Radiographic Procedures Guide

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Abdomen X-Ray Positioning

ACBE X-Ray Positioning

AC-Joints X-Ray Positioning

Ankle X-Ray Positioning

Appendix X-Ray Positioning

Barium Enema X-Ray Positioning

Bone Age Study X-Ray Positioning

Bone Length Study X-Ray Positioning

Cardiovascular Studies X-Ray Positioning

Chest X-Ray Positioning

Cholangiogram X-Ray Positioning

Clavicle X-Ray Positioning

Coccyx X-Ray Positioning

C-spine X-Ray Positioning

Elbow X-Ray Positioning

ERCP X-Ray Positioning

Facial Bones X-Ray Positioning

Femur X-Ray Positioning

Foot X-Ray Positioning

Forearm X-Ray Positioning

Gallbladder X-Ray Positioning

Hand X-Ray Positioning

Hip X-Ray Positioning

Hip Arthrogram X-Ray Positioning

Humerus X-Ray Positioning

Knee X-Ray Positioning

Knee Arthrogram X-Ray Positioning

Loopogram X-Ray Positioning

L-Spine X-Ray Positioning

Long Bone Study X-Ray Positioning

Metastatic Bone Survey X-Ray Positioning

Modified Barium Swallow X-Ray Positioning

Nasal Bone X-Ray Positioning

Orbits X-Ray Positioning

Pacemaker X-Ray Positioning

Pelvis X-Ray Positioning

Postural Study X-Ray Positioning

Retrograde Urethrogram X-Ray Positioning

Ribs X-Ray Positioning

Sacrum X-Ray Positioning

SBFT X-Ray Positioning

Scanogram X-Ray Positioning

Scapula X-Ray Positioning

SC-Joints X-Ray Positioning

Scoliosis X-Ray Positioning

Shoulder X-Ray Positioning

Shoulder Arthrogram X-Ray Positioning

Sialogram X-Ray Positioning

SI-Joints X-Ray Positioning

Sinuses X-Ray Positioning

Skeletal Survey X-Ray Positioning

Sternum X-Ray Positioning

Tib Fib X-Ray Positioning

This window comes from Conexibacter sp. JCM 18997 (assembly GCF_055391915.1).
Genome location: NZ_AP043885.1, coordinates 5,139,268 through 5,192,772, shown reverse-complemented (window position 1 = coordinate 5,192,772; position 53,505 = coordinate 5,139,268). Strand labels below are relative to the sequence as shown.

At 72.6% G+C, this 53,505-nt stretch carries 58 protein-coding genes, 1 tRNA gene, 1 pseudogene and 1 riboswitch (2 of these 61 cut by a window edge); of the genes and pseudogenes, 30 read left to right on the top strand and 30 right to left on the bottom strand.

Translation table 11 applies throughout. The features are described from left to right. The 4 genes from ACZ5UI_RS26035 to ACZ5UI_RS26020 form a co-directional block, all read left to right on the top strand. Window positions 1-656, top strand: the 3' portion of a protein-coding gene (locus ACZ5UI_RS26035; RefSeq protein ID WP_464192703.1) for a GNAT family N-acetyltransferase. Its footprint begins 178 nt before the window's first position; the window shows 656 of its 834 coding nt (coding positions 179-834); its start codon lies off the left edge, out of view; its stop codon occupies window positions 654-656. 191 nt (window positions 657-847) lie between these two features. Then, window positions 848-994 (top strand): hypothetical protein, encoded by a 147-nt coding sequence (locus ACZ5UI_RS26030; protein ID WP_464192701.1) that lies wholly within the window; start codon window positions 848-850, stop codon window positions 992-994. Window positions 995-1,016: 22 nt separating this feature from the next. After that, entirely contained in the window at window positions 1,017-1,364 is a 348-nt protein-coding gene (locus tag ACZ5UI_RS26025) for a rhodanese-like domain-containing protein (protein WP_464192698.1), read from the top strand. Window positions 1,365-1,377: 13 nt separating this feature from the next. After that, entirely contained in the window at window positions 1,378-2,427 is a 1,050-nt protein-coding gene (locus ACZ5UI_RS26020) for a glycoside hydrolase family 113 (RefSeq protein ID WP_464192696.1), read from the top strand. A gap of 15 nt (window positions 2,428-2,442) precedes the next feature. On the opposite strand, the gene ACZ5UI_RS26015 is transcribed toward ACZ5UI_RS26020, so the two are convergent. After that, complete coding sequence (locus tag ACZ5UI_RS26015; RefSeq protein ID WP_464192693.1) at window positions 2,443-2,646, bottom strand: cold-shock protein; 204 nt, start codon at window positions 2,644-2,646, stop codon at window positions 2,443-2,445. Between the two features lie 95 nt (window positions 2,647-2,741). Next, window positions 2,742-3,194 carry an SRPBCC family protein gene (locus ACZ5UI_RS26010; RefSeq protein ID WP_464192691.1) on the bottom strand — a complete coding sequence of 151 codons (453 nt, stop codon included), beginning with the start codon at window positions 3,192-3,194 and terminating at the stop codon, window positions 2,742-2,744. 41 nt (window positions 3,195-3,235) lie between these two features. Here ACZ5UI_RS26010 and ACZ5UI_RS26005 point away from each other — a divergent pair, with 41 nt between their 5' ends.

TMJ X-Ray Positioning

Truama C-Spine X-Ray Positioning

Trauma Hip X-Ray Positioning

Trauma Humerous X-Ray Positioning

Trauma Shoulder X-Ray Positioning

T-spine X-Ray Positioning

T-Tube Cholangiogram X-Ray Positioning

VCUG X-Ray Positioning

Venogram X-Ray Positioning

Wrist X-Ray Positioning

Zygoma X-Ray Positioning

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One thought on “Radiographic Procedures Guide

    MR responded:
    February 5, 2015 at 8:53 am

    Stressors High for Radiation Therapists

    Jan 23, 2015

    Radiation therapists have higher average scores for stressors and coping strategies than radiation oncology nurses, according to a study published in the Journal of Medical Radiation Sciences.

    Researchers at the Radiation Oncologist Mater Center in Brisbane, Australia, distributed a survey questionnaire to radiation therapists and oncology nurses at two tertiary hospitals. Seventy-one individuals completed the questionnaire, which focused on potential stressors at home and work and preferred stress coping mechanisms. In addition, respondents were asked to complete a survey measuring resilience, mental well-being, depression, anxiety and burnout.

    According to the results, both groups reported heavy workload as the most severe workplace stressor. Although the types of stressors varied between groups, radiation therapists reported higher average frequencies of stressors and coping strategies. There were no identifiable differences between the groups in the types or effectiveness of coping strategies employed at home or in the workplace.

    In addition, the groups did not experience significantly different levels of anxiety, depression, burnout, mental well-being or resilience.

    Their results were the catalyst for the authors to design a one-day interventional workshop for radiation therapists and oncology nurses to improve the personal resources of workers coping with stress.

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